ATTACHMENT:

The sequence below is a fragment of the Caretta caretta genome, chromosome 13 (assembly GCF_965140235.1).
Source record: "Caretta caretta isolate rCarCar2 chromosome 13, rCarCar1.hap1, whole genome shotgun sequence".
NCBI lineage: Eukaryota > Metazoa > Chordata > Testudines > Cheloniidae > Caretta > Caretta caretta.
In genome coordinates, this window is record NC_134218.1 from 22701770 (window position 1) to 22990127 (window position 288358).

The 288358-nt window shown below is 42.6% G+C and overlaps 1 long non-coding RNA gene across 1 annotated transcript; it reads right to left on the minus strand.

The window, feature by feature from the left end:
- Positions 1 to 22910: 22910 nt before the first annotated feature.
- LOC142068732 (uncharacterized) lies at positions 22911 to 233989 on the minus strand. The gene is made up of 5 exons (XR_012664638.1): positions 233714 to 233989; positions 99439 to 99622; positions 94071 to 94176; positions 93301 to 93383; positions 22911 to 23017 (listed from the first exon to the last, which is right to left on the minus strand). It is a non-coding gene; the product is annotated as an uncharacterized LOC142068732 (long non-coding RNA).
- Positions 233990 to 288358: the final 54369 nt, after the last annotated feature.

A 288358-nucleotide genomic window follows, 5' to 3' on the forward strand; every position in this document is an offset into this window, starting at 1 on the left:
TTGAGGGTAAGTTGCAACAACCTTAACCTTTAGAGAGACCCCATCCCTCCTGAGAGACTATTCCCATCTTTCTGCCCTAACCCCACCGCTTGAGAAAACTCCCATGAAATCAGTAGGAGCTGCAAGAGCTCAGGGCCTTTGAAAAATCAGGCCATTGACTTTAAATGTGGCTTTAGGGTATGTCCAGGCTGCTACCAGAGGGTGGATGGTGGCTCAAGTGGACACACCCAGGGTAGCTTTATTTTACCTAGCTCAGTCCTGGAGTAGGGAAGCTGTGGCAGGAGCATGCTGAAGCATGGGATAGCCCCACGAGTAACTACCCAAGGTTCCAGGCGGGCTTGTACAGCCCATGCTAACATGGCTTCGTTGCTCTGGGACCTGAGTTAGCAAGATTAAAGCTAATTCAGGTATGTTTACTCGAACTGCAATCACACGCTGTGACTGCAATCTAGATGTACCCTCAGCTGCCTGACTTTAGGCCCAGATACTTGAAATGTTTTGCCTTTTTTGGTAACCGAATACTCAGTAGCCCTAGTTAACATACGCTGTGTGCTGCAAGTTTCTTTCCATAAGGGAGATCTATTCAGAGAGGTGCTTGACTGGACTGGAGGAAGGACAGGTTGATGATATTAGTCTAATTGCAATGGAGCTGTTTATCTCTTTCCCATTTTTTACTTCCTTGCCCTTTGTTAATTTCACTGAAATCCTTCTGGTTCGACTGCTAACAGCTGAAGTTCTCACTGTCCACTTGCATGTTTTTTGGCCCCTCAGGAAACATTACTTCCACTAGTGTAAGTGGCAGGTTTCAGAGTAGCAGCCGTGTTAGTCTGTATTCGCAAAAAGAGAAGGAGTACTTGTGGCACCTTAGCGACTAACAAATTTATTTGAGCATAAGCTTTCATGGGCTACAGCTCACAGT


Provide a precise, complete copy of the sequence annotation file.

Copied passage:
The sequence below is a fragment of the Caretta caretta genome, chromosome 13 (assembly GCF_965140235.1).
Source record: "Caretta caretta isolate rCarCar2 chromosome 13, rCarCar1.hap1, whole genome shotgun sequence".
NCBI lineage: Eukaryota > Metazoa > Chordata > Testudines > Cheloniidae > Caretta > Caretta caretta.
In genome coordinates, this window is record NC_134218.1 from 22701770 (window position 1) to 22990127 (window position 288358).

The 288358-nt window shown below is 42.6% G+C and overlaps 1 long non-coding RNA gene across 1 annotated transcript; it reads right to left on the minus strand.

The window, feature by feature from the left end:
- Positions 1 to 22910: 22910 nt before the first annotated feature.
- LOC142068732 (uncharacterized) lies at positions 22911 to 233989 on the minus strand. The gene is made up of 5 exons (XR_012664638.1): positions 233714 to 233989; positions 99439 to 99622; positions 94071 to 94176; positions 93301 to 93383; positions 22911 to 23017 (listed from the first exon to the last, which is right to left on the minus strand). It is a non-coding gene; the product is annotated as an uncharacterized LOC142068732 (long non-coding RNA).
- Positions 233990 to 288358: the final 54369 nt, after the last annotated feature.

A 288358-nucleotide genomic window follows, 5' to 3' on the forward strand; every position in this document is an offset into this window, starting at 1 on the left:
TTGAGGGTAAGTTGCAACAACCTTAACCTTTAGAGAGACCCCATCCCTCCTGAGAGACTATTCCCATCTTTCTGCCCTAACCCCACCGCTTGAGAAAACTCCCATGAAATCAGTAGGAGCTGCAAGAGCTCAGGGCCTTTGAAAAATCAGGCCATTGACTTTAAATGTGGCTTTAGGGTATGTCCAGGCTGCTACCAGAGGGTGGATGGTGGCTCAAGTGGACACACCCAGGGTAGCTTTATTTTACCTAGCTCAGTCCTGGAGTAGGGAAGCTGTGGCAGGAGCATGCTGAAGCATGGGATAGCCCCACGAGTAACTACCCAAGGTTCCAGGCGGGCTTGTACAGCCCATGCTAACATGGCTTCGTTGCTCTGGGACCTGAGTTAGCAAGATTAAAGCTAATTCAGGTATGTTTACTCGAACTGCAATCACACGCTGTGACTGCAATCTAGATGTACCCTCAGCTGCCTGACTTTAGGCCCAGATACTTGAAATGTTTTGCCTTTTTTGGTAACCGAATACTCAGTAGCCCTAGTTAACATACGCTGTGTGCTGCAAGTTTCTTTCCATAAGGGAGATCTATTCAGAGAGGTGCTTGACTGGACTGGAGGAAGGACAGGTTGATGATATTAGTCTAATTGCAATGGAGCTGTTTATCTCTTTCCCATTTTTTACTTCCTTGCCCTTTGTTAATTTCACTGAAATCCTTCTGGTTCGACTGCTAACAGCTGAAGTTCTCACTGTCCACTTGCATGTTTTTTGGCCCCTCAGGAAACATTACTTCCACTAGTGTAAGTGGCAGGTTTCAGAGTAGCAGCCGTGTTAGTCTGTATTCGCAAAAAGAGAAGGAGTACTTGTGGCACCTTAGCGACTAACAAATTTATTTGAGCATAAGCTTTCATGGGCTACAGCTCACAGT